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Wednesday, March 28, 2007

Safety Officials Call For More Car Crash Tests

Advocates Ask Government to Make New Car Assessment Program Ratings More Useful to Consumers

Safety officials recently called on the government's crash-test program to take new collision avoidance technologies into consideration and make the results more meaningful to new car buyers.

A day-long hearing with automakers, suppliers and safety advocates was held by the National Highway Traffic Safety Administration (NHTSA) to talk about changes to the New Car Assessment Program (NCAP), which grades new vehicles on a scale from one to five stars.

The program was implemented in 1979, and traffic safety officials said it has helped speed the installation of safety technologies into new autos. But they are calling for improvements to frontal, side-impact and rollover testing, while evaluating up-and-coming technologies such as electronic stability control, which is used to prevent rollovers, brake assist systems, and lane departure warnings.

"We do know the program works and it's clear that safety sells," NHTSA administrator Nicole Nason said. "Vehicle design and safety improvements are not static concepts and so NCAP should not be, either."

Vehicle manufacturers and suppliers said the changes should mirror the benefits of electronic stability control, which the government has propositioned to be required on all new vehicles beginning in 2012.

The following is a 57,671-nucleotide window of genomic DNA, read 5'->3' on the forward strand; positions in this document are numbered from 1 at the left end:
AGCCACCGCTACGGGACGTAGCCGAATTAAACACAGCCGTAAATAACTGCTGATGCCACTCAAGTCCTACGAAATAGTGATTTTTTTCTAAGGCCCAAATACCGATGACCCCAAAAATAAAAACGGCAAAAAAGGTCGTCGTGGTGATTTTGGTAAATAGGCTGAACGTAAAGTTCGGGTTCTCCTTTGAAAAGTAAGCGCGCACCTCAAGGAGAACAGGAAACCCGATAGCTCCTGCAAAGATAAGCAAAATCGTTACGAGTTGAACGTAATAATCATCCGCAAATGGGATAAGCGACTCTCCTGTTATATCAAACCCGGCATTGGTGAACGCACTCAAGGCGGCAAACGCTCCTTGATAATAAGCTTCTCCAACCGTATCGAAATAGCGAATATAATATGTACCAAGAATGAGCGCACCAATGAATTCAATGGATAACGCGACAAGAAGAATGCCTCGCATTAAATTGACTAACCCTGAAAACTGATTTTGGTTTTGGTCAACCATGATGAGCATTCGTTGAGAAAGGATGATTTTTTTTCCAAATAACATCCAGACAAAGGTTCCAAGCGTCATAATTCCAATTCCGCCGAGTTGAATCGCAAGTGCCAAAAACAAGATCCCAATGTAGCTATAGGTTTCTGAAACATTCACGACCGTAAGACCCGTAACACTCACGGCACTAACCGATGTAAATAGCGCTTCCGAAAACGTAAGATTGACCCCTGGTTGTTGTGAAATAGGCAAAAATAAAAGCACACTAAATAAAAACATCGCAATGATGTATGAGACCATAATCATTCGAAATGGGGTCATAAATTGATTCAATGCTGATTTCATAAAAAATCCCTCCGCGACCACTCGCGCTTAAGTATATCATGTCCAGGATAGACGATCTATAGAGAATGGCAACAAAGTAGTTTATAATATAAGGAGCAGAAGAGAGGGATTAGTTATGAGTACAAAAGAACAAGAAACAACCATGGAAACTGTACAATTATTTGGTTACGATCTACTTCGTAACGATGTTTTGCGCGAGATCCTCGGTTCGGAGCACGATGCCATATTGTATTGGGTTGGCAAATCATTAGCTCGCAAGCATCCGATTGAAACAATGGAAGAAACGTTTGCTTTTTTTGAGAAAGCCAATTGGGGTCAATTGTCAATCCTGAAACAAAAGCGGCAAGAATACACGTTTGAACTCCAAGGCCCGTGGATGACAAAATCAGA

"There are tremendous opportunities to help drivers avoid the crash in the first place," said the vice president of safety for the Alliance of Automobile Manufacturers, Robert Strassburger.

According to government predictions, stability control could prevent thousands of vehicle deaths each year if the technology is fully deployed into the fleet. Vehicle manufacturers said it is imperative that the new system helps consumers learn which systems provide the highest level of safety. This information can help families make educated decisions on which vehicle to buy as well as possible savings on auto insurance for owning a car in the highest possible safety category.

"Right now everyone's a little uncertain on which ones work best," commented Chuck Thomas, an automotive safety manager with Honda Motor Co.

According to safety advocates, it is difficult for consumers to compare the safety value of similar vehicles because most vehicles earn four or five stars on the tests.

For example, in 1979, nearly half the new vehicles earned one or two stars, but none of the 2007 model vehicles earned new cars those two lowest ratings. Nearly 95 percent of current vehicles earned four or five stars.

Jack Gillis of the Consumer Federation of America said the grading system suffered from "star-flation."

"The star system today does little to differentiate vehicles," he observed.

The NHTSA is also considering improvements to its front-end test to rate vehicles on their ability to prevent upper leg injuries and on the side test to show how side air bags protect the driver's head.

Safety groups are calling on the government to test child restraint systems to see how they perform in crashes. At present, the child seats are rated by NHTSA on how easy they are to use, but advocates said they should be modeled on similar programs in Japan and Europe that offer child seat safety ratings.

"America's children deserve the same protection as European children," said Alabama-based safety engineer Martha Bidez.

From birth through adulthood, Lowest Price Traffic School believes in making safety a priority. Over the past ten years, they have provided traffic school courses, learner permit classes, and other driver education resources to over two million customers nationwide.

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